You could spend a lifetime motorcycle touring in Spain and still not see everything the country has to offer. From bustling cities like Barcelona and Madrid to beautiful landscapes like the Serria Nevada and Spanish side of the Pyrenees mountains, you’ll never be short of something to see or do. Spain is a country full of culture, which can only be described as warm, vibrant, and inviting. And, as you’ll see, Spain has some fantastic roads to get up to some two-wheeled mischief.
Top Adventure Riding Routes and Destinations in Spain
The Picos de Europa (Peaks of Europe) is a must for any motorcyclist, especially those visiting northern Spain. Between the gorges, rivers, and snowcapped mountains, you won’t be short of sights. It’s recommended you spend a few days in the area and make the most of the hiking trails on offer. The route between Las Arenas and Espinama is a gravel track and definitely worth riding if you’re sick of the blacktops.
N623 – Santander in Cantabria to Burgos in Castilla y León
The N623 from Santander in Cantabria to Burgos in Castilla y León is a rider’s road through and through. The route gives a motorcyclist everything they want from fast sweepers and tight hairpins, to long straights. The road gets up to about 1,000 m above sea level and packs in plenty of nice views. This route is 183 km (113 mi) long, takes just over two hours complete and is definitely one to consider for anyone getting off the ferry in Santander.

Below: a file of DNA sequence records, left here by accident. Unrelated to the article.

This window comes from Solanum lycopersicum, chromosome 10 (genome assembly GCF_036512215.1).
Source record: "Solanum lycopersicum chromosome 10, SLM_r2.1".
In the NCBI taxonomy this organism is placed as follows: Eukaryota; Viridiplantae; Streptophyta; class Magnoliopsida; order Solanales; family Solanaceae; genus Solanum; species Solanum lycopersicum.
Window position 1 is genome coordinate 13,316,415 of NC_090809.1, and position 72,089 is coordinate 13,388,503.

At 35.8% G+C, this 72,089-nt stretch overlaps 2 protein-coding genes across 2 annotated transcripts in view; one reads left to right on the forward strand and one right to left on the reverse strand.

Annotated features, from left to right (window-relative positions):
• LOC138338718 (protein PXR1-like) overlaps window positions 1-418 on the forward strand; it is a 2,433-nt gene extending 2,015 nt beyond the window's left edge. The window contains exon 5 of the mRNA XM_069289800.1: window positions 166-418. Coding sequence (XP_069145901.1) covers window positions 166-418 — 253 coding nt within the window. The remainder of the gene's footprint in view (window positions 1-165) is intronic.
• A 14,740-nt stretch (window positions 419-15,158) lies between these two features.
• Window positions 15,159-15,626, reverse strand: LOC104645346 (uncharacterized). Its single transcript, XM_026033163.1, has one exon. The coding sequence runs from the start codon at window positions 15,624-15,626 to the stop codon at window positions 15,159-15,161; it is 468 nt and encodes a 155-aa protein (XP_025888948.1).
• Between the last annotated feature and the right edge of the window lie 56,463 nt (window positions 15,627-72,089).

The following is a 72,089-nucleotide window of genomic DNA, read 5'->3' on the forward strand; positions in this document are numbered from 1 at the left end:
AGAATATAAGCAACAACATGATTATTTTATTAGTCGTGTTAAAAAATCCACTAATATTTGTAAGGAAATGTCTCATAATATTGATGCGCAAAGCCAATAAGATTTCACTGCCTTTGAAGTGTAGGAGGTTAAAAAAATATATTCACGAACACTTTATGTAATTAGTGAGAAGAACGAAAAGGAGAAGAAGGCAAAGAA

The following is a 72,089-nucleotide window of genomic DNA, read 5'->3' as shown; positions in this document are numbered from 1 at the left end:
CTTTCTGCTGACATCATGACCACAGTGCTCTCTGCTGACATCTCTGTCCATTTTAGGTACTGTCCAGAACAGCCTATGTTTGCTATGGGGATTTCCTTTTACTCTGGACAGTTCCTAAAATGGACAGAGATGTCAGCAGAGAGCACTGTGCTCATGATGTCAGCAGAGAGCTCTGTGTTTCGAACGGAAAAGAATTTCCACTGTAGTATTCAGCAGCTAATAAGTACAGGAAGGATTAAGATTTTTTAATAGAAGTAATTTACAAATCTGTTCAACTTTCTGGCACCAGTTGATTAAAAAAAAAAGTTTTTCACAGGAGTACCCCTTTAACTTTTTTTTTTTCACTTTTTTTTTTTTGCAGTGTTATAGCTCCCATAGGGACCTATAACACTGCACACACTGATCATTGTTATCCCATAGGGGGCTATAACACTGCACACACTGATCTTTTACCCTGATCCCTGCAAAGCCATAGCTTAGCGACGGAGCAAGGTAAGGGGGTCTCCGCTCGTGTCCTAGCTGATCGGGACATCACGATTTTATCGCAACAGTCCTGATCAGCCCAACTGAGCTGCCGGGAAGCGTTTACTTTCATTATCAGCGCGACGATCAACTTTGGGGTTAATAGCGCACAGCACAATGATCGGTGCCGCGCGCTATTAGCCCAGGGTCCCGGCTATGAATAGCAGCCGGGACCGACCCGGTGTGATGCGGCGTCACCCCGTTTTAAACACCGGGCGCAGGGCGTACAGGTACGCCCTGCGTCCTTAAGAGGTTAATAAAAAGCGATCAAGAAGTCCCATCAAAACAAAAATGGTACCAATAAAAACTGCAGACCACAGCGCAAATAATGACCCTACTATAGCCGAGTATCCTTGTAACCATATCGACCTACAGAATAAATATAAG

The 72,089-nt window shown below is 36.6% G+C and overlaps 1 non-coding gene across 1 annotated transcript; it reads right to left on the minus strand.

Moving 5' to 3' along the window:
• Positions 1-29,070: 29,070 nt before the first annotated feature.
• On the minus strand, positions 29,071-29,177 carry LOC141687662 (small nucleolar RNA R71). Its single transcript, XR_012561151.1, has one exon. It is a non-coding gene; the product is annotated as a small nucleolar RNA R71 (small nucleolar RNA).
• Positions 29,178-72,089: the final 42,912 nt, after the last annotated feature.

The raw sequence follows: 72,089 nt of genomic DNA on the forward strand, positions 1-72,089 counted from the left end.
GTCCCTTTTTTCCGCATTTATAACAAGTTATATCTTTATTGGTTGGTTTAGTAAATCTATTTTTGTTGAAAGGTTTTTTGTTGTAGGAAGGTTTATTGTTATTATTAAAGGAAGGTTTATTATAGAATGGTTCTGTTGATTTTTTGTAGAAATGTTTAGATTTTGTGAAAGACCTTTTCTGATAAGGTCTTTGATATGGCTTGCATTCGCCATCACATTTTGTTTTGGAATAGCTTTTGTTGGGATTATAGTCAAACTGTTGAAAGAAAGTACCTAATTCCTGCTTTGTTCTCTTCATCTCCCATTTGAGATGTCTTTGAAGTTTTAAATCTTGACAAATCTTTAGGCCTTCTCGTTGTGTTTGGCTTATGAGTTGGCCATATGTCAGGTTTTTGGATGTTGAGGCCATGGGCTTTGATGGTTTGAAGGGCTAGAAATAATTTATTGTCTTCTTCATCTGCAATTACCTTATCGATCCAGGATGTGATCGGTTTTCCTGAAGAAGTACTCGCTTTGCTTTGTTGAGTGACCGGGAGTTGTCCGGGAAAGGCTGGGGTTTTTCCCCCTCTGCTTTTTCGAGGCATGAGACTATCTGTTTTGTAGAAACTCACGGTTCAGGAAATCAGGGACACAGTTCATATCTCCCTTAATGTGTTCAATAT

N320 – Cuenca to Almodóvar del Pinar in Castilla La Mancha
The N320 from Cuenca to Almodóvar del Pinar in Castilla La Mancha is another road for motorcyclists who like a brisk ride. The road’s surface is extremely smooth and there’s a good mix of turns through the hills and wide open straights. There are, apparently, some 160 km/h (100 mph) bends on the route. It’s definitely not a route you’d ride to find beauty so bear this in mind if you choose to ride the N320. The whole route is 47 km (29 mi) long and takes just under 40 minutes to complete.
N625 – Riaño in Castilla y León to Cangas de Onis in Asturias
The N625, starting in Castilla y León and finishing in Cangas de Onis in Asturias, is the best of both worlds in terms of how much fun it is to ride and the views on offer, when motorcycle touring in Spain. The first section of the route is where most of the best sights are found, after this, it becomes more about the road than the surroundings. Ride this route with caution though, as there are some unexpected sharp turns, and bridges that come, seemingly, out of nowhere. This trip takes just over five hours to complete and can be split over two good days of riding.
Alpujarras – Guadix to Dúrcal
Visiting the Alpujarra region is, arguably, more about the destination than the pleasure of riding the road, although the road is fantastic. The Alpujarras are on the southern side of the Sierra Nevada, which has the highest mountain pass in Europe but, unfortunately, motorized vehicles can’t use it.
If you choose to start in the Marquesado de Guadix and finish in Dúrcal, you’ll take in the very best of the natural beauty the Sierra Nevada National Park has to offer. The route is 170 km (105 mi) long and takes around 4 hours to complete. Although you can complete it in a day, we recommend you give this trip a few days, spending some time in the regions surrounding the Sierra Nevada.
The Carretera de Sa Calobra, also known as the MA-2141, was built in 1932 and is home to one of the most famous turns in the world. The Nus de Sa Calobra is a 360-degree turn and the result of building a road nearly 90 years ago without the help of any machinery. The dead-end road finishes at a parking lot near the beach and is 13 km (8 mi) long. Although the route is relatively short, it takes around 25 minutes to complete as it has over 50 sharp turns.